He has refused his Assent to Laws, the most wholesome and necessary for the public good.

Now, the laws invoked by the colonists here are the laws of their colonial legislatures, not any laws of Parliament. Thus, the substance of the charge is that the King, their sovereign, has declined to cooperate in their exertions of lawful and subordinate self- government with an eye to the public welfare. The implicit argument made here, clearly, is that persons are subject to government only for their good, and that argument is a principle that transcends any charter or act of government. It establishes a standard of judgment to which every government of whatever cast is subject, and in the name of which any people, any time, have the right, nay, the “duty, to throw off such Government, and to provide new Guards for their future security.”

…Or Else Legislative Powers Return to the People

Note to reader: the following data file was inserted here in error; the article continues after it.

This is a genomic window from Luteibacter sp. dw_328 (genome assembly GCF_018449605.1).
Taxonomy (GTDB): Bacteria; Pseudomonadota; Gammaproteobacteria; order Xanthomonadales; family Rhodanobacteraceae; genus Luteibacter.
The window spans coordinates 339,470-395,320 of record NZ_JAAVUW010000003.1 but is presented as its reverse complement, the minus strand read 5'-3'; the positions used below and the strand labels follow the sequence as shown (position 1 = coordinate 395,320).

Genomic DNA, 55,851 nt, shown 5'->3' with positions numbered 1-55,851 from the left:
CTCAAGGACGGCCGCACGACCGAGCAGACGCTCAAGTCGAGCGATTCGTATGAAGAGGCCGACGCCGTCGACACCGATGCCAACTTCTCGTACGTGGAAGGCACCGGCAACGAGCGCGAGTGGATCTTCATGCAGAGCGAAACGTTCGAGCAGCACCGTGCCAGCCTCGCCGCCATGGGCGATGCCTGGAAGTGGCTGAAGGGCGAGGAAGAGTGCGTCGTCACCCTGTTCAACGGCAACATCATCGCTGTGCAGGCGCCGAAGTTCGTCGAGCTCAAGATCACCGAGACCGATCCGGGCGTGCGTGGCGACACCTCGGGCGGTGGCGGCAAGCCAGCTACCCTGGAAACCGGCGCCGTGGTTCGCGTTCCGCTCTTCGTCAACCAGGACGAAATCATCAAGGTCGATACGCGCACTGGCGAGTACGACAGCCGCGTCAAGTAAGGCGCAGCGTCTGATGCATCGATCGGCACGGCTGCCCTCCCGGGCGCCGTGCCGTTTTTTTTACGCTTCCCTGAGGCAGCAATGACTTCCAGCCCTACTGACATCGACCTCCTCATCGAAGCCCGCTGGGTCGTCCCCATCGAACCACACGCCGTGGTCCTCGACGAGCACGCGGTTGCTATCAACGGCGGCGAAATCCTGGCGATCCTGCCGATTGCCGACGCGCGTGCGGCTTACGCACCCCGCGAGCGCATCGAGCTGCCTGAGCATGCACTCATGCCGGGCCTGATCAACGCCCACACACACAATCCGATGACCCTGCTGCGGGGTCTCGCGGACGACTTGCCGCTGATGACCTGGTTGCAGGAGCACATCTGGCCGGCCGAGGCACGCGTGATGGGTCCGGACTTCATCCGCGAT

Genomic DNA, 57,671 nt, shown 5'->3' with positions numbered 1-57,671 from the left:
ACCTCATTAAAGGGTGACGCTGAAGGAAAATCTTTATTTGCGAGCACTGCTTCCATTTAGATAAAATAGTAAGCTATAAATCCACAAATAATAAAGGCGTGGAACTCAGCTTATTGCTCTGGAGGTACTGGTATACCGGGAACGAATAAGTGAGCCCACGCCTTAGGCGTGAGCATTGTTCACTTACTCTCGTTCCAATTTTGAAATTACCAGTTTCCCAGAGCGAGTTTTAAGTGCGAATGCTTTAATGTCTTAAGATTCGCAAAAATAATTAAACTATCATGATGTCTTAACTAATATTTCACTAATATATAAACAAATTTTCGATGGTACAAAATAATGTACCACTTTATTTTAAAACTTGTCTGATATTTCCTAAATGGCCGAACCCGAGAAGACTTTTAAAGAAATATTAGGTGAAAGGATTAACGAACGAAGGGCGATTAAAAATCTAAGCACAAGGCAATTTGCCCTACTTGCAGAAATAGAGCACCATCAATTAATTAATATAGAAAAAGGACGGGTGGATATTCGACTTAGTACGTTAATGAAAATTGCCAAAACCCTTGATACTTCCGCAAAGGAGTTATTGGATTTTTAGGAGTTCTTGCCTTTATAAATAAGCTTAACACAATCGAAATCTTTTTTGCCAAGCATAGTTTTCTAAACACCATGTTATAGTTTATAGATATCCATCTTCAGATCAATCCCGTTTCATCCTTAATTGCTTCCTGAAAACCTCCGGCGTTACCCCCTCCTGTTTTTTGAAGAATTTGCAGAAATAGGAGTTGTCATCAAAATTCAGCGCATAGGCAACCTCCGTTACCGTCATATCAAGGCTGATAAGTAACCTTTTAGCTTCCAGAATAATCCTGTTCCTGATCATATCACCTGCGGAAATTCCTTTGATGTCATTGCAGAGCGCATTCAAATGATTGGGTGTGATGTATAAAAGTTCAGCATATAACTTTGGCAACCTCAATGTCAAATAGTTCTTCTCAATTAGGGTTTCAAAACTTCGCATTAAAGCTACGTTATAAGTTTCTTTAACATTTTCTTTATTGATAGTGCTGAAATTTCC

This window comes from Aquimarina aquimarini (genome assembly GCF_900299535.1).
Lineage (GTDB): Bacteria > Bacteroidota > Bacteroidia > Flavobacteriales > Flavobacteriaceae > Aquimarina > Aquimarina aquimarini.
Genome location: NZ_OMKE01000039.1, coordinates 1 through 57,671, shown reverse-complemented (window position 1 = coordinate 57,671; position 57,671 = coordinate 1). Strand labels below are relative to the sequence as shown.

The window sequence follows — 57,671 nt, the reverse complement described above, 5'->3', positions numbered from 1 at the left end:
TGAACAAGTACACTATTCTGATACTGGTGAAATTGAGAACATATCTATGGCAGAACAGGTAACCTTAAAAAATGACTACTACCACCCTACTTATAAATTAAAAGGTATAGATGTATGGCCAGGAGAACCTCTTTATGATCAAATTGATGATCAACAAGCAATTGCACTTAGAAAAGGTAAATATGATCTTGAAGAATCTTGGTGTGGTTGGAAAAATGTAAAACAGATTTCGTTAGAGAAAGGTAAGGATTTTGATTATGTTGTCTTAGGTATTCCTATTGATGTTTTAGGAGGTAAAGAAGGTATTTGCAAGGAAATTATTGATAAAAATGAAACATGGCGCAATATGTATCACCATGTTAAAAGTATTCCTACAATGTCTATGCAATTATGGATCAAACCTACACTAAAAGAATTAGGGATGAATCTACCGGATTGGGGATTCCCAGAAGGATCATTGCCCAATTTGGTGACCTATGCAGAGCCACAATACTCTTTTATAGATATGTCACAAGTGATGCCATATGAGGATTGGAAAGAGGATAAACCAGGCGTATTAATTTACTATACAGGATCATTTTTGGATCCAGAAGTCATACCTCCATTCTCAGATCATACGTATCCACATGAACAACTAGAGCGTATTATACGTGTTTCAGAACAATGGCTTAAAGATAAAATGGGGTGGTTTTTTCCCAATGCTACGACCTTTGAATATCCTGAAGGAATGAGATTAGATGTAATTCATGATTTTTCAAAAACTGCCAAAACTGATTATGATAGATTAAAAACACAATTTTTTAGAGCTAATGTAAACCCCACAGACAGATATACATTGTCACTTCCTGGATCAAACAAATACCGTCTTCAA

Each of the remaining charges against the King reinforces this same principle; each is a particular proof of the universal truth contained in the Declaration’s enunciation. Perhaps none does so, however, so centrally as that in which they accuse him of neglecting the necessary exercise of legislative powers in such a manner as to cause that “the Legislative powers, incapable of Annihilation, have returned to the People at large for their exercise.” But this very observation is followed with the particular notice that the result is to expose the people, inadequately provided, “to all the dangers of invasion from without, and convulsions within.” This observation, then, makes the necessary argument that although in general the purpose of government is to provide for the public welfare, in particular it is to accomplish such acts as the people, otherwise unprovided, cannot so well provide for themselves. And where the constituted government — limited by this purpose — fails, it falls to the people speedily to provide such a government as can respect these limits and accomplish these results.